Vault can be used as an external Key Management Server to supply encryption keys used by MongoDB’s Client Side Field Level Encryption libraries for encrypting sensitive fields in MongoDB documents.
Field level encryption (FLE) allows developers to selectively encrypt specific data fields. It helps protect sensitive data and enhances the security of communication between client apps and server. Pairing an FTE-capable database with a KMIP provider offers the highest level of security and control.
The Key Management Interoperability Protocol (KMIP) standard is a widely adopted approach to handle cryptographic workloads and secrets management for enterprise infrastructure such as databases, network storage, and virtual and physical servers. HashiCorp Vault, being a KMIP compliant Key Management Server (KMS), enables organizations to perform cryptographic operations for their apps and services.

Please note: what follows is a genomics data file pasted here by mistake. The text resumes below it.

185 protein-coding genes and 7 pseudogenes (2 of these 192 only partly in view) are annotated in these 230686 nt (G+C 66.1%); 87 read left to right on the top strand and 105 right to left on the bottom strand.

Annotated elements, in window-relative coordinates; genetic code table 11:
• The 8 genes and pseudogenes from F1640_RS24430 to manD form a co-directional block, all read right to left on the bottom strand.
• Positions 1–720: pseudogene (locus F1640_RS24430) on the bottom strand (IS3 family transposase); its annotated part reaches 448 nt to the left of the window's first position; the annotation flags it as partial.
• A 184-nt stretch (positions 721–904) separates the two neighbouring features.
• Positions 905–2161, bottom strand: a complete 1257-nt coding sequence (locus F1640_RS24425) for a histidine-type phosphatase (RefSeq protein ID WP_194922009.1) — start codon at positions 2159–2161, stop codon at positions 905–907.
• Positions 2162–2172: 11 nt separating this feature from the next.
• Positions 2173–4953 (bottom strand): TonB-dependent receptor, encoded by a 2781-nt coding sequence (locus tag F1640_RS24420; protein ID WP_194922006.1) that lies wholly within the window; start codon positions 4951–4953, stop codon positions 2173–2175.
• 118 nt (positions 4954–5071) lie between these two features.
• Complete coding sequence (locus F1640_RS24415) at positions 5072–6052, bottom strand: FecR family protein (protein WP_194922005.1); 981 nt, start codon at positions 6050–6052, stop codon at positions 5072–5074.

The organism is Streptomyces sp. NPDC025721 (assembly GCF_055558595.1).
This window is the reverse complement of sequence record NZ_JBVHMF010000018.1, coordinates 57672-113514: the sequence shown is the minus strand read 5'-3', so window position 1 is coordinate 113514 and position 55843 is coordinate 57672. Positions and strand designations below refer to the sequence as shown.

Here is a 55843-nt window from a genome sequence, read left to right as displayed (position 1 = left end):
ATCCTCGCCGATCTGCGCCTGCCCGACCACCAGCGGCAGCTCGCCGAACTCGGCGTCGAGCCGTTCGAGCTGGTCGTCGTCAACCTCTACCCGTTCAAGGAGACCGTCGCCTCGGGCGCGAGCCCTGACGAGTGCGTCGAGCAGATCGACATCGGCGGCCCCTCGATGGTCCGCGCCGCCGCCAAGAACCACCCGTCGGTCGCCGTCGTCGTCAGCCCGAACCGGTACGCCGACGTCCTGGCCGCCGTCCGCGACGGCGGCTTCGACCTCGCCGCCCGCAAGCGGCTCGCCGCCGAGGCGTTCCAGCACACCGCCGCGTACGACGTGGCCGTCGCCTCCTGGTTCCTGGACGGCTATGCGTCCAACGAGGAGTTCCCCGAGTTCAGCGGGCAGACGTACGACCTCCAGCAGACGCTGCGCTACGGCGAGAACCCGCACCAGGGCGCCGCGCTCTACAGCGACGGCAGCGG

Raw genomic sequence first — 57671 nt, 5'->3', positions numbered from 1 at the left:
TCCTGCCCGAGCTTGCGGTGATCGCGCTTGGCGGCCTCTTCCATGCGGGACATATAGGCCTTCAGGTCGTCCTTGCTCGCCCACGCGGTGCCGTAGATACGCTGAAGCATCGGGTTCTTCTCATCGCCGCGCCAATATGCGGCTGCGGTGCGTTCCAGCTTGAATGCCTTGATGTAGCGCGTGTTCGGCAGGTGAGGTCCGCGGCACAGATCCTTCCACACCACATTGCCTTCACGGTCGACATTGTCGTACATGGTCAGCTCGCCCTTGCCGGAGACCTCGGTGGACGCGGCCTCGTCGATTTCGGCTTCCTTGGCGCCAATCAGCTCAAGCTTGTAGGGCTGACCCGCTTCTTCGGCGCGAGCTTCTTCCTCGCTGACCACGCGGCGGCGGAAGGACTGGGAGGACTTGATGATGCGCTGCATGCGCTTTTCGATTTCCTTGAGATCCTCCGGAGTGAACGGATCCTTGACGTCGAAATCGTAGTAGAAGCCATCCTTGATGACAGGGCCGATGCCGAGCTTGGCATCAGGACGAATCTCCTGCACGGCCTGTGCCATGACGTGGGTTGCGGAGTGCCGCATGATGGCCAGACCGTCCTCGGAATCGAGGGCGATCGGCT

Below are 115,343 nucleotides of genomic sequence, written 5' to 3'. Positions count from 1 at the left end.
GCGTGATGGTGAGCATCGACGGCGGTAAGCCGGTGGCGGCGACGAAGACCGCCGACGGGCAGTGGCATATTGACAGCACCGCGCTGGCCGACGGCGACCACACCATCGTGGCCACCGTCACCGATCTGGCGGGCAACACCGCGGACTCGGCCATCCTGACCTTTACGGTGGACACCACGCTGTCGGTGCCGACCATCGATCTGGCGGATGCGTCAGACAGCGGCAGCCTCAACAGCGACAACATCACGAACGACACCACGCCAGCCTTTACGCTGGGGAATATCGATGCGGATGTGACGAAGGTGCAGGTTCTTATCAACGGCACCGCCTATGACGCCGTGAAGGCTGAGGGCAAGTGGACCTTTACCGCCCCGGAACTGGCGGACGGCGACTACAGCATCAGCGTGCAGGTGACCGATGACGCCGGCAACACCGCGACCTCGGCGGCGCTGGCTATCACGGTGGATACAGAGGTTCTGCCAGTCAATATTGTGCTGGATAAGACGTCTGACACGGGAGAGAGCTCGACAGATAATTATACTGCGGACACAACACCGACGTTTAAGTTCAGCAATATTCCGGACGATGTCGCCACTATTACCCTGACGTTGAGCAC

With MongoDB releasing client-side field level encryption with KMIP support, customers are now able to use Vault’s KMIP secrets engine to supply the encryption keys. This allows customers to be in full control of their keys. This allows customers to be in full control of their keys.
The diagram below illustrates the query flow submitted by an authenticated client using FLE:
This example assumes we are retrieving a user’s record by their SSN number:
1. When the application submits the query, the MongoDB driver analyzes it to determine if any encrypted fields are involved in the filter.